Year in Review
Take a look back at the most important stories of 2006.
Six months into the Lurita Doan era
GSA’s new administrator lives up to her lightning rod reputation
Vista, Microsoft’s new operating system, offers users stronger security, better performance than earlier versions
GSA and DOD forge a new relationship
A memorandum of agreement spells out procurement responsibilities on both sides
Gates' Iraq focus could impede modernization at DOD
Northcom beefs up emergency response
Editorial: Job No. 1: Serving readers
1105 Media's purchase of PostNewsweek Tech Media will allow FCW and GCN to tell more of the IT community's untold stories
Kelman: More management insights
VanBokkelen: 2006: The year of the breach
2006 was the year of the young
Agencies’ efforts to attract the next generation intensified and pandemic planners got busy
Management training targets contractors
Panel praises ICE’s management improvements
2006: Wireless and security hot ticket items
WiMax and mesh get a chance to shine
Thumb drives are too often the victims of convenience
Budget squeeze, SBInet award highlight 2006
Iraq war costs take toll on agency spending
Procurement was a contentious issue in 2006
People also took sides on e-government, information security and outsourcing policies
Former feds protest agency defunding provision
FCW's 2006 covers
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Meet 100 women and men who are doing great things in federal IT.
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Unisys Federal Systems' Venkatapathi Puvvada, this year's Eagle award winner for industry, stresses the importance of community.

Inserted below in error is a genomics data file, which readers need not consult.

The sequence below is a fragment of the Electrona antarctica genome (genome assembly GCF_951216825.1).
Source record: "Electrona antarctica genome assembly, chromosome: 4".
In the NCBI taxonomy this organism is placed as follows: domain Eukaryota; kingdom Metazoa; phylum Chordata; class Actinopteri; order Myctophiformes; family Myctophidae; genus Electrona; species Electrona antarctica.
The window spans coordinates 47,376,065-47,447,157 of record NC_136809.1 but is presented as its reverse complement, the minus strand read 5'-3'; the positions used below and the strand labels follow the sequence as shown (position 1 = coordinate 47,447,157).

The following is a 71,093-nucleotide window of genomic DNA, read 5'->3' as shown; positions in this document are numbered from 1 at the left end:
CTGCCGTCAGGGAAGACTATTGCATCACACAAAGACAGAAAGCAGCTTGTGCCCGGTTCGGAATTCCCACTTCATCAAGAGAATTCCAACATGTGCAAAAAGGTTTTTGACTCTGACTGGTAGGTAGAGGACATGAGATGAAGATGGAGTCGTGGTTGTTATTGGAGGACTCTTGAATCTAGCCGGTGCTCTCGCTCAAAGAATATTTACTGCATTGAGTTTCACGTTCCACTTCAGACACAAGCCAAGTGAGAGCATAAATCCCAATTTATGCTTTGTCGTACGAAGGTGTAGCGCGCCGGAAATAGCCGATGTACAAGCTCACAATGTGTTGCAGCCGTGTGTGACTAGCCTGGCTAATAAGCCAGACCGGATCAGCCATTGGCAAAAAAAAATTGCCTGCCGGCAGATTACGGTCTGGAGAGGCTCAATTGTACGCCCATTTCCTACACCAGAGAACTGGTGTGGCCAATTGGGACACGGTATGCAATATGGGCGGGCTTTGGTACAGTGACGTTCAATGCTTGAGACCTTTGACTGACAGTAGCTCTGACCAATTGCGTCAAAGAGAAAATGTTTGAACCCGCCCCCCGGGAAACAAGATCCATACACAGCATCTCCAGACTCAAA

Experts tell committee that business models, not technology, are the main obstacle to better sharing across systems.
Protests have delayed SEWP V, but industry experts say the contract vehicle offers agencies service and value that are hard to find.
The power of the individual informs FCW's coverage each and every day, but with the Federal 100, we take time to really spotlight and celebrate it. Get to know each of this year's winners.
The latest version of the Cybersecurity Information Sharing Act purportedly protects companies from liability and individuals from government intrusion.
Popular CIO is headed for the private sector.
The Census Bureau hasn't established a time frame for its cloud computing plans, including testing for scalability, security, and privacy protection, as well as determining a budget for cloud services.
President Obama's proposal to boost government coordination with the private sector got a warm welcome in the House Homeland Security Committee.
The spy agency wants to better integrate cybersecurity into its traditional human intelligence operations.
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